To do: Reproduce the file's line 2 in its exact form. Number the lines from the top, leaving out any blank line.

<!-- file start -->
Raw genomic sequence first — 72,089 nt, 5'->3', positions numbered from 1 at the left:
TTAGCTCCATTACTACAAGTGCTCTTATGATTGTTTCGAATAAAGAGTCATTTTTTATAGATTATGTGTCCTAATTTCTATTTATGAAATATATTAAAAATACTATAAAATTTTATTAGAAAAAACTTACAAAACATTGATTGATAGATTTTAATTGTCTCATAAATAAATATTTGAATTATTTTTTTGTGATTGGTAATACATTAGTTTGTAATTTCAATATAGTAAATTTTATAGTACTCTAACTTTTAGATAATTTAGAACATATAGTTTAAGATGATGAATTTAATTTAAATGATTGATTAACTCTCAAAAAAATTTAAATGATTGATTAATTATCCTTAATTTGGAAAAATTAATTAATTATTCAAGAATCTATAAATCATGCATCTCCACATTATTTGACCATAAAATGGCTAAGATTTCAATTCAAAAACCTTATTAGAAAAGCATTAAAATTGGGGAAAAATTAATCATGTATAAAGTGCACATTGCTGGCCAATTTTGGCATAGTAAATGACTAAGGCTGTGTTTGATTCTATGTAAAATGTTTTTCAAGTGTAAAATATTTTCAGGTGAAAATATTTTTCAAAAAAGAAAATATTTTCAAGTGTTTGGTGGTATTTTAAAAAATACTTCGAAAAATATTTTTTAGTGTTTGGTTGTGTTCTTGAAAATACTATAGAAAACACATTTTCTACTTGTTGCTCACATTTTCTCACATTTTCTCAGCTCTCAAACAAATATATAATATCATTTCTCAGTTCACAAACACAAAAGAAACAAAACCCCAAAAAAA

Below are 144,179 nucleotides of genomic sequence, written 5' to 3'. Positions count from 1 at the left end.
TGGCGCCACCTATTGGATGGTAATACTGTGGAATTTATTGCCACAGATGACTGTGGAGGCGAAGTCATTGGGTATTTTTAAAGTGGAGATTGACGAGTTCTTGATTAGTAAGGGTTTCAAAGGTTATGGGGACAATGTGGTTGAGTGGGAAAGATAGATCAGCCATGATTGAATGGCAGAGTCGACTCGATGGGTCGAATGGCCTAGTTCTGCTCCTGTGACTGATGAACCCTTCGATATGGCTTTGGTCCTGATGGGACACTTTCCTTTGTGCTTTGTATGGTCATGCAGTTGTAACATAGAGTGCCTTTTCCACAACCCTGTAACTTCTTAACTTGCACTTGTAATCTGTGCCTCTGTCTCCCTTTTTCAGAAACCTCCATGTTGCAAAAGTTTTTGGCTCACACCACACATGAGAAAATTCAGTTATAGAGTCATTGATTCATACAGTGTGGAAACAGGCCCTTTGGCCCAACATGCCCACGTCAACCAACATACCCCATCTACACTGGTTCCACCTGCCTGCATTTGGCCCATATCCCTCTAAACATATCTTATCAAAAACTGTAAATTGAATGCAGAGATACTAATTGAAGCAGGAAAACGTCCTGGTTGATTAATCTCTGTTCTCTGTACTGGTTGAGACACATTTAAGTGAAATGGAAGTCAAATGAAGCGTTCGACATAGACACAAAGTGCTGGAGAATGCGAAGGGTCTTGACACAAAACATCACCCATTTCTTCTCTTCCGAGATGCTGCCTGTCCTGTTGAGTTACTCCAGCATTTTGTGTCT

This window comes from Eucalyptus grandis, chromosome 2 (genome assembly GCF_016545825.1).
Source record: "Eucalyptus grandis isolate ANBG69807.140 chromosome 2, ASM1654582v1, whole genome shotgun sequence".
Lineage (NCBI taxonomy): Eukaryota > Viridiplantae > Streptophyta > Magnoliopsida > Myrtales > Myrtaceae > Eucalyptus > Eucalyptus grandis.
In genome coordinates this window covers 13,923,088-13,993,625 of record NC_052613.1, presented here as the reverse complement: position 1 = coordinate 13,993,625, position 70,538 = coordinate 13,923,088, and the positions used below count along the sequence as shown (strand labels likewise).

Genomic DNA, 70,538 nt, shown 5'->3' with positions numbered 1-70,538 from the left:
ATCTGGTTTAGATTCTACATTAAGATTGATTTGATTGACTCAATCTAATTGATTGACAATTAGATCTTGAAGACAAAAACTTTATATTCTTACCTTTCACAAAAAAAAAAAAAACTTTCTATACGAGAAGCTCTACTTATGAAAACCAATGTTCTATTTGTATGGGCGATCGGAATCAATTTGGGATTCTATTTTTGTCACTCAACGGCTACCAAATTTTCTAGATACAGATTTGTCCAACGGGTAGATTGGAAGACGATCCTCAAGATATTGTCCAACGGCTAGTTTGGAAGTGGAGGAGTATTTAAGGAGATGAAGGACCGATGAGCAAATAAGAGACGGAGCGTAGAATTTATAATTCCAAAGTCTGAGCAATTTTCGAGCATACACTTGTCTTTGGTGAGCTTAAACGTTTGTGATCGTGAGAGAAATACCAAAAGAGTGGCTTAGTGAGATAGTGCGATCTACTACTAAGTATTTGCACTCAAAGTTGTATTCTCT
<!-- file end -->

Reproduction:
TTAGCTCCATTACTACAAGTGCTCTTATGATTGTTTCGAATAAAGAGTCATTTTTTATAGATTATGTGTCCTAATTTCTATTTATGAAATATATTAAAAATACTATAAAATTTTATTAGAAAAAACTTACAAAACATTGATTGATAGATTTTAATTGTCTCATAAATAAATATTTGAATTATTTTTTTGTGATTGGTAATACATTAGTTTGTAATTTCAATATAGTAAATTTTATAGTACTCTAACTTTTAGATAATTTAGAACATATAGTTTAAGATGATGAATTTAATTTAAATGATTGATTAACTCTCAAAAAAATTTAAATGATTGATTAATTATCCTTAATTTGGAAAAATTAATTAATTATTCAAGAATCTATAAATCATGCATCTCCACATTATTTGACCATAAAATGGCTAAGATTTCAATTCAAAAACCTTATTAGAAAAGCATTAAAATTGGGGAAAAATTAATCATGTATAAAGTGCACATTGCTGGCCAATTTTGGCATAGTAAATGACTAAGGCTGTGTTTGATTCTATGTAAAATGTTTTTCAAGTGTAAAATATTTTCAGGTGAAAATATTTTTCAAAAAAGAAAATATTTTCAAGTGTTTGGTGGTATTTTAAAAAATACTTCGAAAAATATTTTTTAGTGTTTGGTTGTGTTCTTGAAAATACTATAGAAAACACATTTTCTACTTGTTGCTCACATTTTCTCACATTTTCTCAGCTCTCAAACAAATATATAATATCATTTCTCAGTTCACAAACACAAAAGAAACAAAACCCCAAAAAAA